Hercules Fourth Labor

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Motionless, a newborn baby lies in his crib, barely minutes old. In this bedroom chamber, there was a small crib containing a newborn baby inside. Two serpents slithered over to the crib rails as doing their master’s request. Doom is on the way for the small infant, who was thought to be long dead by now. The baby got up from the crib and strangled the two serpents to death by holding on to their necks starving for air. “Up jumped his mother, and ran to help, and all the women shrieked out” (Lemming 55). This special baby was alive thanks to his super strength, which would make him a powerful being forever. He was known as Hercules. Hercules was born as the son of Zeus, the king of gods, and Alcmena, a mortal woman. He was a strong being…show more content…
It took him a year to capture the stag, which he could have easily killed. The fourth labor was to capture a boar in its lair on Mount Erymanthus. The boar was chased to near exhaustion and trapped by cornering it into deep snow. The fifth labor was to clean the Augean Stable in a single day. The stables contain thousands of cattle and their stalls have not been cleaned in years. Hercules divided two rivers and force them threw the stables to create a flood to wash out all the filth. The sixth labor was to drive away the Stymphalian birds. The beaks and claws of the birds were sharp and tough as metal. The birds were also a plaque to the people of Stymphalus in which the birds grew into enormous numbers. Hercules received help from Athena to drive the birds away from their coverts, as the birds flew away from to coverts he killed them. The seventh labor was to go to Cretes to take back the bull that Poseidon gave to Minos. Hercules mastered the bull, took him to the boat where he was going to take him Eurystheus. The eighth labor was to bring back the man-eating mares of King Diomedes of Thrace. Hercules killed Diomedes first and then drove the mares away from the…show more content…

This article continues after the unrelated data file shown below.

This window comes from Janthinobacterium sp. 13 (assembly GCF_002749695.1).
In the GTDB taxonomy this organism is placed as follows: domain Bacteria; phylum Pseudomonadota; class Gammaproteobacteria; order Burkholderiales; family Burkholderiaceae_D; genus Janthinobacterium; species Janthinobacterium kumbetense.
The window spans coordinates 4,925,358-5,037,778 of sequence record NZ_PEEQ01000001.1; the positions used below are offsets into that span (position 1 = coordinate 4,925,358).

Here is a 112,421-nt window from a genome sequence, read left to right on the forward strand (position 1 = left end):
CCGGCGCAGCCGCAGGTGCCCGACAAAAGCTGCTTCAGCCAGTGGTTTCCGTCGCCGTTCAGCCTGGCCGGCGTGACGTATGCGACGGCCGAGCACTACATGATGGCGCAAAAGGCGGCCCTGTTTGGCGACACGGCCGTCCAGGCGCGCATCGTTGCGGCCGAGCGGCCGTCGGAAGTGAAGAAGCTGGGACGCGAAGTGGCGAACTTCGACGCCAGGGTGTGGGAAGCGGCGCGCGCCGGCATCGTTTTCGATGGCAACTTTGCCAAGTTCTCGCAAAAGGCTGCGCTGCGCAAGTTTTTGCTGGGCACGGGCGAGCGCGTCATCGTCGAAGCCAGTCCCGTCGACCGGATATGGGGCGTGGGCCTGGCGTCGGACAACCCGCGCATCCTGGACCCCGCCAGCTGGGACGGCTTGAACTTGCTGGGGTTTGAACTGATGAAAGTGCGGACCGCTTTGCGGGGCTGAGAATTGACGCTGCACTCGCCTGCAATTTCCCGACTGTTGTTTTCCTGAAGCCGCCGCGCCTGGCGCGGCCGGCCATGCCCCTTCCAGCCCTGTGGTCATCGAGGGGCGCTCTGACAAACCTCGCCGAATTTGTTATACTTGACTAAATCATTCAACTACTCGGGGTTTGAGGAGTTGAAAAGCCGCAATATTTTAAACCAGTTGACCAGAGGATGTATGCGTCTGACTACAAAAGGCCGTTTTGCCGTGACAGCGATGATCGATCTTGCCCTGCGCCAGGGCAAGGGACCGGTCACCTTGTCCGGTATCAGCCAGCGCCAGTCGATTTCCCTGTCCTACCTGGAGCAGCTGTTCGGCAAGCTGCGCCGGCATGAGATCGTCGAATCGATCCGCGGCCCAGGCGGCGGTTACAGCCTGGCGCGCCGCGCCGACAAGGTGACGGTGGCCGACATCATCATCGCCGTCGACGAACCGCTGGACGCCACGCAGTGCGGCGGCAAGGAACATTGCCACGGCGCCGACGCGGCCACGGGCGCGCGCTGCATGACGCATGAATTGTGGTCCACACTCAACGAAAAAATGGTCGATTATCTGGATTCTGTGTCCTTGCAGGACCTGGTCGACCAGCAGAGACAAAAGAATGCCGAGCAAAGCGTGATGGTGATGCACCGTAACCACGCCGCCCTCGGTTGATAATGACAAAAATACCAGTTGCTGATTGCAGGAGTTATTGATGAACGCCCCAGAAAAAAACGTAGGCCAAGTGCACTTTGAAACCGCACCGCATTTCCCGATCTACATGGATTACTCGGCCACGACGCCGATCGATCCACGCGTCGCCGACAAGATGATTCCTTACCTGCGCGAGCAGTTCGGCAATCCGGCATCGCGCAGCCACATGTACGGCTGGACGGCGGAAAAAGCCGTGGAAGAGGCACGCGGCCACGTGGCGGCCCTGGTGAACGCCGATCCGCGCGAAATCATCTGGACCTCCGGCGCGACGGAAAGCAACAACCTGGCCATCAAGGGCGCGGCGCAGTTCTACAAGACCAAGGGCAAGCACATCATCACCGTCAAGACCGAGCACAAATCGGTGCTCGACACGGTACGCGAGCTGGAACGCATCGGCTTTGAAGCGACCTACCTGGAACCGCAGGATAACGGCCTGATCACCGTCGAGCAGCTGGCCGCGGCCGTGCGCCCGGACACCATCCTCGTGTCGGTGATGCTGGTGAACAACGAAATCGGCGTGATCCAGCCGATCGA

“The tenth labor was to bring back the cattle of Geryon, who was a monster with three bodies living on Erythia, a western island” (Snodgrass 233). When Hercules reached land at the end of the Mediterranean Sea, he set it up as a memorial of his journey by placing two massive rocks, called the Pillars of Hercules. Then he got the cattle and took them to Mycenae. The eleventh labor was considered to be the most difficult so far, which was to bring back the Golden Apples of Hesperides,and he did not know where to look for them. Hercules decided to go to Atlas to ask him to get the golden apples for him. He gladly agreed to help him since he realized that this would relieve him from his heavy task on holding the sky. After the deal was accepted, Atlas got the golden apples, yet did not give them to Hercules. Instead, he told Hercules that he had to keep holding on the sky, and Atlas would take the apples to Eurystheus. Hercules had to use up all the strength to hold the Sky in place. “He was successful, but because of Atlas’ stupidity rather than his own cleverness” (Snodgrass 233). He agreed to Atlas’s plan for the golden apples, He wanted him to hold the sky again so he can put a pad on his shoulders to ease the pressure. Hercules took the apples from Atlas and went

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